Years and years ago, when I was ten years old, I had the exciting privilege of spending the day with Auntie Joan, learning to make homemade cinnamon rolls. I was ecstatic. (The thing that bends my brain a bit is that doing the math tells me that Joan was only in her early to mid-twenties at that time! I remember her being the font of all baking wisdom!) To this day, I have this recipe on a smudged 3×5 card, printed out in my own 10-year-old manuscript.
Cool Rise Sweet Dough for Cinnamon Rolls
Stir together in a bowl:
- 2 c. flour
- 1/2 c. sugar
- 1 t. salt
- 2 T. yeast
Cut in 1 stick of butter or margarine.
Pour in 1 1/2 c. very hot water.
Mix on medium speed for 2 minutes.
- 2 eggs (at room temperature)
- 1 c. flour
Mix on high speed for 1 minute.
Gradually add in 2-3 more cups of flour until the dough is thick and elastic, pulling away from the side of the bowl.
Turn dough out onto counter. Cover and let rest for 20 minutes. (NOT longer–letting it rest more than 20 minutes will affect the flavor adversely.)
Divide the dough into two balls. Roll out one ball at a time. Roll out into a rectangle that is roughly 10×14 inches. Spread melted butter over the top of rectangle to within 3/4″ of edges. Sprinkle sugar on top of the butter. Sprinkle cinnamon on top of that. Distribute raisins over the butter/sugar/cinnamon. Starting with one side, roll up the dough into a long, thick roll. Slice into individual rolls and place in a 9×13″ pan on their sides. I try to get 12 rolls out of each ball of dough and put them 12 to a pan.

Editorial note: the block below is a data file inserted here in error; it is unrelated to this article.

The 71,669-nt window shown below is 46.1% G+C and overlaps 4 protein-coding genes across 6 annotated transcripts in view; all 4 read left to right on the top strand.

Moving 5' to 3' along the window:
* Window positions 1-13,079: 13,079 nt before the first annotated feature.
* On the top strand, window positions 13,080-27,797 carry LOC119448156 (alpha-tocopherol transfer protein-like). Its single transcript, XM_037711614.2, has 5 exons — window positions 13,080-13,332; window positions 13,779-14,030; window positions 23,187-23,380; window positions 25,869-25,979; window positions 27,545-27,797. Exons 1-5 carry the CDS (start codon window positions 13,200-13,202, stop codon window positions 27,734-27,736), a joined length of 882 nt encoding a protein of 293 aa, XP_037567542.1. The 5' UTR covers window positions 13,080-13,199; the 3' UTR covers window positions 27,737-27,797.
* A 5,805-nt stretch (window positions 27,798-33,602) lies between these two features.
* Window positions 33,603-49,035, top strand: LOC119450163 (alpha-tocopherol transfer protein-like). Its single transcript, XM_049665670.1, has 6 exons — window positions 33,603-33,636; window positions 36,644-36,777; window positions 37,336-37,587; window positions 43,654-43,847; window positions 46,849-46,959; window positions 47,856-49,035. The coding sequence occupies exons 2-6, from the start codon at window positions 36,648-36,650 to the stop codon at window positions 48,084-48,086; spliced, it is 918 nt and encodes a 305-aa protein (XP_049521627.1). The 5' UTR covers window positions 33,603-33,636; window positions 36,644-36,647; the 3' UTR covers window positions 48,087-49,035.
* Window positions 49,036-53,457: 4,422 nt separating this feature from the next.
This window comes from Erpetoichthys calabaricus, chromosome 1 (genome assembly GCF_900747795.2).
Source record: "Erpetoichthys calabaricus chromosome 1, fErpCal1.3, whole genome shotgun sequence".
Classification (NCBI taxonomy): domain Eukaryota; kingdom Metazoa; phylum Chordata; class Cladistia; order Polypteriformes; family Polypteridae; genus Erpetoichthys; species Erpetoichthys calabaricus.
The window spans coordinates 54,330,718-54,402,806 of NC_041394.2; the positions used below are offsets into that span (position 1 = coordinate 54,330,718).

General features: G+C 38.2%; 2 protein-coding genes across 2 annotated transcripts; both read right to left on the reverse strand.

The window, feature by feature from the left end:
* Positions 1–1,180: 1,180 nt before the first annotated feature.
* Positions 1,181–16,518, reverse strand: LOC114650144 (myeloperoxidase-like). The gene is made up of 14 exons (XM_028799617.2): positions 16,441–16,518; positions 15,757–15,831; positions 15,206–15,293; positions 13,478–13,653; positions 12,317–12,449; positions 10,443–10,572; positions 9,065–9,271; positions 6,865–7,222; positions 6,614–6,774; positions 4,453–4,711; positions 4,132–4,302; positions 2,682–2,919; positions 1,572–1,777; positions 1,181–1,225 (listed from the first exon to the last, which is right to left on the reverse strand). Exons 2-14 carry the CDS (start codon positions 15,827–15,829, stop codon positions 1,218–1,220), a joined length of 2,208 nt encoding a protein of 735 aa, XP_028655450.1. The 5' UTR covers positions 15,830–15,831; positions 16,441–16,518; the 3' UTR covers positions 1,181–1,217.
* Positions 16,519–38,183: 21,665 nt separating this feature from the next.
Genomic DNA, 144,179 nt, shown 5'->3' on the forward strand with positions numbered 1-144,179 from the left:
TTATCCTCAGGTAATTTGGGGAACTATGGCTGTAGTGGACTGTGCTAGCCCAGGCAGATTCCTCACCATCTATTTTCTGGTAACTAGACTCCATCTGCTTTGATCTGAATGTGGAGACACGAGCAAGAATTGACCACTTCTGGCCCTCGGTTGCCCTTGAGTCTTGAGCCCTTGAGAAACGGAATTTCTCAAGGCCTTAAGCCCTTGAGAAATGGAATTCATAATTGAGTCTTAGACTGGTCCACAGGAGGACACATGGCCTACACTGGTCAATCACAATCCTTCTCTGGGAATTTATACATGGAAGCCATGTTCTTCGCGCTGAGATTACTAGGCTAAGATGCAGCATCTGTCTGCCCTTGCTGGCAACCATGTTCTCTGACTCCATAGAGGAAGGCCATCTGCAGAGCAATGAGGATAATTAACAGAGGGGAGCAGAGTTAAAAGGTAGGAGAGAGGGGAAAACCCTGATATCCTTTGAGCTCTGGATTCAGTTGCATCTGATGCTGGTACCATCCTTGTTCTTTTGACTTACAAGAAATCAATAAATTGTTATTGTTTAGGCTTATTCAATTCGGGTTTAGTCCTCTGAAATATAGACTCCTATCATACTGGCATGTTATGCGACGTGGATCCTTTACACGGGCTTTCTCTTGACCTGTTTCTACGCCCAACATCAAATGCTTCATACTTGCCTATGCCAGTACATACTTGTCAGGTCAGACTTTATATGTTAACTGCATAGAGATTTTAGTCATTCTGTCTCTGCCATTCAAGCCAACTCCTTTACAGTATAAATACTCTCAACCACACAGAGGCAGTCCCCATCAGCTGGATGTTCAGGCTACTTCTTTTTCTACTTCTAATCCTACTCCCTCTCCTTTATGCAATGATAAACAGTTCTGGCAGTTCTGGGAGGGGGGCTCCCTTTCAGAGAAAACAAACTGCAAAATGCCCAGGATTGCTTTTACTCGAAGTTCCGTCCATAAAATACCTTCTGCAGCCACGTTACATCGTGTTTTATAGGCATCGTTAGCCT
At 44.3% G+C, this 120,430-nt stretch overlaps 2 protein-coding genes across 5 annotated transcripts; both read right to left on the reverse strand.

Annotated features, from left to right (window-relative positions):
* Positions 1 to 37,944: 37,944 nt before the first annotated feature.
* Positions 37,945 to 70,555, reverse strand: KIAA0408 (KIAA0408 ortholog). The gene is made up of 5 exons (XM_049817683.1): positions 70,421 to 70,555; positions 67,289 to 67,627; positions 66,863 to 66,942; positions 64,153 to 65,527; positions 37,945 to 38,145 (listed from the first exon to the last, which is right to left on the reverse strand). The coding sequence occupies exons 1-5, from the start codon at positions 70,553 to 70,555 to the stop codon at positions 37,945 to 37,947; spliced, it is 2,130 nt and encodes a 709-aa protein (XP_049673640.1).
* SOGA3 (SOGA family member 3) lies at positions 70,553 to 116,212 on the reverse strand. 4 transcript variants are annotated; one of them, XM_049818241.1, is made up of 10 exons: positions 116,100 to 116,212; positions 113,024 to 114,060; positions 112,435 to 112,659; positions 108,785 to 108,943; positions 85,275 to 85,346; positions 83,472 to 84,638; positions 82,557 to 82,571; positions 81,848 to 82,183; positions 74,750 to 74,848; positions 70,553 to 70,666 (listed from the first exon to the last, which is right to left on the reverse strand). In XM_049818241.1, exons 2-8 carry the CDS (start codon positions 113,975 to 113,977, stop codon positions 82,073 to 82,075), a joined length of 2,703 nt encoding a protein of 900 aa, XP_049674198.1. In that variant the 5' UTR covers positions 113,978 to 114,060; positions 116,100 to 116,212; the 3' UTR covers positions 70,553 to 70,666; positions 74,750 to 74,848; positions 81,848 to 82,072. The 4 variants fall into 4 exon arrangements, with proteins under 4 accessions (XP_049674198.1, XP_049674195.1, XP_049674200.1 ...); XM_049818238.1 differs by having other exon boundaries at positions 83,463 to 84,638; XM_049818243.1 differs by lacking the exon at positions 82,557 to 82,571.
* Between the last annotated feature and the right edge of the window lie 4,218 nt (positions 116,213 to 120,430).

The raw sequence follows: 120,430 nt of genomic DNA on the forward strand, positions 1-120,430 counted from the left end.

Cover with plastic wrap and refrigerate for 2-24 hours. The flavor really improves if you refrigerate this recipe overnight. Before baking, remove from fridge and let sit on the counter for at least an hour.
Bake at 350° until golden brown. Remove from oven. While they’re still hot, drizzle some glaze over them. Serve warm. The really decadent among us like to smear a little butter on the top….to put these OVER the top in terms of caloric heaven.
Glaze: a cup of powdered sugar, a drizzle of melted butter, and just enough milk to make a runny glaze.
This dough also makes lovely coffee cakes. I won a first prize ribbon at the Arizona State Fair when I was 12 when I used this dough to make almond coffee cake. Doing this requires some of the almond paste filling from banket-making. I roll the dough out into a rectangle, put a line of almond paste down the center and braid the dough into a pretty coffeecake. (See how Laura did the braid on her pear cake.)
Over the years I’ve made countless different cinnamon roll recipes, but I keep coming back to this one. And the memories of being invited by Auntie Joan into that magic world of yeast breads are as fragrant as the rolls baking in my oven.